An official website of the United States government
Here's how you know
A .mil website belongs to an official U.S. Department of Defense organization in the United States.
A lock (lock ) or https:// means you’ve safely connected to the .mil website. Share sensitive information only on official, secure websites.

A legacy of serving, giving back

  • Published
  • By Michele Donaldson

In her very first days of employment at Wright-Patterson Air Force Base in 1984, Kathy Watern’s supervisor was already planning her future when they discussed her three-year career plan.

“They had me at day one,” she said. “The Air Force showed over and over again how much they cared about me and my career and wanted me to stay.”

Watern was recently selected for the prestigious Legacy Award by the Air and Space Forces-Wright Memorial Chapter. The award recognizes the Air Force civilian who has made significant contributions to the mission of Wright-Patterson Air Force Base, and to the prestige of Ohio’s Dayton/Miami Valley Community.

Watern, a member of the Senior Executive Service, began her current position as the Director, Manpower, Personnel and Services, Air Force Materiel Command, in August 2023. 

 When Gen. Duke Z. Richardson, AFMC Commander, asked her to consider the position, she was surprised and a little apprehensive, as she was not a personnel expert by trade. Richardson assured her that her varied experiences and passion for people would be a mission benefit.

“I have learned that sometimes the Air Force asks us to do things we haven’t thought about, and it ends up being a great thing,” said Watern. “I have a fantastic staff and concepts that I look forward to putting into action.”

The position is a significant progression from where she began in 1984.

“I started as a summer hire while attending Wright State University, and the seeds were planted then to become a civilian employee.”

 Watern’s mother was a career Department of Defense civilian working in the Acquisition Center, and it was her influence that led Watern to apply for a trainee position after graduation. As an accounting major, she was drawn to the business side of acquisition and was excited to accept a position in financial management several years later.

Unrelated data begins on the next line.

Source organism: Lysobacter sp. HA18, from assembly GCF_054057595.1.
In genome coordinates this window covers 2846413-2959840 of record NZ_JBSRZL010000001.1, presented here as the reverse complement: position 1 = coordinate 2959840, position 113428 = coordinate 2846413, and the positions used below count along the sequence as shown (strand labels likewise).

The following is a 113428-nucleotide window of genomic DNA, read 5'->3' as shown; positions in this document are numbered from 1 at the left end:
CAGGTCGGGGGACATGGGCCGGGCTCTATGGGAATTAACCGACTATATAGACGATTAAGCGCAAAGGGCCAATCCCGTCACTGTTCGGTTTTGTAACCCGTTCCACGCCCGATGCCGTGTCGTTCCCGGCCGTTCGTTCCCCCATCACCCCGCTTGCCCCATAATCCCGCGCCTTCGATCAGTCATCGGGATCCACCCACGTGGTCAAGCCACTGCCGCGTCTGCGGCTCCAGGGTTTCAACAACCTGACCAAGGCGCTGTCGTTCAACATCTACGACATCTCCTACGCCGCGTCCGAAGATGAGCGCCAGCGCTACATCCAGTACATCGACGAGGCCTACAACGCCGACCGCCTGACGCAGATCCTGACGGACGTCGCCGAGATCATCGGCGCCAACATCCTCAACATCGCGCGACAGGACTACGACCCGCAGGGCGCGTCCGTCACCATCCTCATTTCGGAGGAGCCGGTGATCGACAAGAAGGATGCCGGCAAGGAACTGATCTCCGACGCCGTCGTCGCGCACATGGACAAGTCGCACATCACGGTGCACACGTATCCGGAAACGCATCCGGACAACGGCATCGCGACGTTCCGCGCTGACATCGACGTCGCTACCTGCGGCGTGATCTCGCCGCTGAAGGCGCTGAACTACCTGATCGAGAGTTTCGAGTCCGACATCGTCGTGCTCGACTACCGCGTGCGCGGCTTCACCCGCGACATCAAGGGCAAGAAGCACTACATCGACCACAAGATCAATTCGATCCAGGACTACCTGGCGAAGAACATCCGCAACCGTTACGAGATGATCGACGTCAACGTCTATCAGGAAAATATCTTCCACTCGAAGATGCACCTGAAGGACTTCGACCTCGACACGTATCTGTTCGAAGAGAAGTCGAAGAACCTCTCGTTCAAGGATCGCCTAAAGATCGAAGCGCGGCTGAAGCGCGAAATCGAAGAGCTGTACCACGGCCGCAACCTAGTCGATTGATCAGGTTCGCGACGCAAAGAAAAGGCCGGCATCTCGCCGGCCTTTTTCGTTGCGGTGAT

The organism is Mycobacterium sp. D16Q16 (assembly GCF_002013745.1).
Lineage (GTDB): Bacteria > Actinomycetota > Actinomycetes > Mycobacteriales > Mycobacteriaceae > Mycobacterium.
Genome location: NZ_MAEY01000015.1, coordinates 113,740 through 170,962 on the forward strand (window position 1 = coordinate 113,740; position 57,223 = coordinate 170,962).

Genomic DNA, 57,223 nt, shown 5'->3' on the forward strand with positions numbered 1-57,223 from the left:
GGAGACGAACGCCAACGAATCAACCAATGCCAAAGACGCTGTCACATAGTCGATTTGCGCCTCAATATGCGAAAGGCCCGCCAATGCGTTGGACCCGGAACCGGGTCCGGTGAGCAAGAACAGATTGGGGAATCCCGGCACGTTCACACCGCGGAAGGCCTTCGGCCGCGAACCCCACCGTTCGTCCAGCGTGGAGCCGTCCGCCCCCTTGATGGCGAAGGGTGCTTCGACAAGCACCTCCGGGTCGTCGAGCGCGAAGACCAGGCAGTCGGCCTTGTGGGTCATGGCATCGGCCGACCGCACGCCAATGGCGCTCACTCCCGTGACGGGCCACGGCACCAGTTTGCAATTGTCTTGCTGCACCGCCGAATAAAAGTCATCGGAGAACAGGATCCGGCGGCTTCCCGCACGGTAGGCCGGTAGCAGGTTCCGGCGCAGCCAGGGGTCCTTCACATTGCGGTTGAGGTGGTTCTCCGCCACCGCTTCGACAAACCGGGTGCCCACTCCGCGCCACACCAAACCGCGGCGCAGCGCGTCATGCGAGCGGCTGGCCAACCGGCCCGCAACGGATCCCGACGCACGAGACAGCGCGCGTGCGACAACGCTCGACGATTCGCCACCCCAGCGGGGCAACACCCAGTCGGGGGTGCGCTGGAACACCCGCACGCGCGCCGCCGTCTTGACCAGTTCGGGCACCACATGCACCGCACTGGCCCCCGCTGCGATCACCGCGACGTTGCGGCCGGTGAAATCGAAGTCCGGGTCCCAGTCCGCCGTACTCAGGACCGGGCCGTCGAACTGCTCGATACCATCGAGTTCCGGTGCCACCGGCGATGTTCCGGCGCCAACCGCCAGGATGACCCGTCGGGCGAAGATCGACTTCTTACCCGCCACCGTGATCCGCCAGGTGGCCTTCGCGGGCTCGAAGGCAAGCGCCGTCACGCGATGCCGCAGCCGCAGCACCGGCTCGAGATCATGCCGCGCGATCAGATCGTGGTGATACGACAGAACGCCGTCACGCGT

She was surprised at how much responsibility the Air Force entrusted to her in a very short time. When a supervisor was planning a KC-10 program trip to the Pentagon, she went with him.

“I couldn’t believe it when the Colonel uttered the magical words, ‘take Kathy the trainee with you,’ and off I went,” said Watern. 

The trip was just the first of many mentoring experiences over the years. Watern met people she wanted to learn from and was gratified that so many were willing to let her tag along and learn.

“I felt so taken care of. People genuinely cared and wanted me to succeed,” said Watern. “I never saw that in corporate America.”

 When Watern started, most civilian employees tended to stay in one place. Career broadening beyond the home base was not as common.

“We used to value deep technical experience, whether it was in engineering, contracting, finance, or program management,” she said. “Now we see the importance of a familiarity with different functional areas and programs, but over time. There are fundamentals that you must understand before you can move on.”

That curiosity to explore other areas lead her to take a position at the Pentagon, where she stayed for six years.

“I loved the energy of D.C. and expected to finish my career there but was given the opportunity to become the Executive Director for the Air Force Life Cycle Management Center,” she said. “Typically, those positions were reserved for the more engineering and technical professions, so it was a career high to be able to influence careers and shape our future – a dream job.”

AFLCMC is known for maintaining a strong training model that has been replicated across the Air Force. Watern built on those processes as the executive director there, and in her new position, she hopes to bring more of the center’s innovative practices to the command-level.

“I am following some amazing people in this job,” said Watern. “My focus is to align with the strategic plan and make sure we have enterprise-approaches to talent management. That is a focus area of opportunity in A1.”

Her vision is for Civilian Personnel to be an organization that tries new things and says ‘yes,’ more often than ‘no.’

Watern has mentored hundreds of individuals in her time and encourages those behind her to take their time and learn.

“You don’t see as many people staying in the same job area for their entire career,” she continued. “Employees have more of a say-so in what they want to do with their careers. That’s a positive thing and a big change, but I spent many years at GS 12 and 13. If I didn’t have that experience, I could not do what I do today.”

She tells her protégés to look for opportunities to set themselves apart from their coworkers. She acknowledges that there may be disappointments along the way, but to learn from the experience and move on.

“Stay away from the rumor mill, and take advantage of training and career opportunities,” she said. “The Air Force will be training me until I walk out the door for the last time.”

Her legacy and her reason for serving are simple.

“The Air Force cared about me from day one, and my goal is to ensure those that come behind me have every opportunity possible to show excellence in what they do – our nation depends on it,” said Watern.  “This is not a job, it’s a career. What we do is unrivaled.”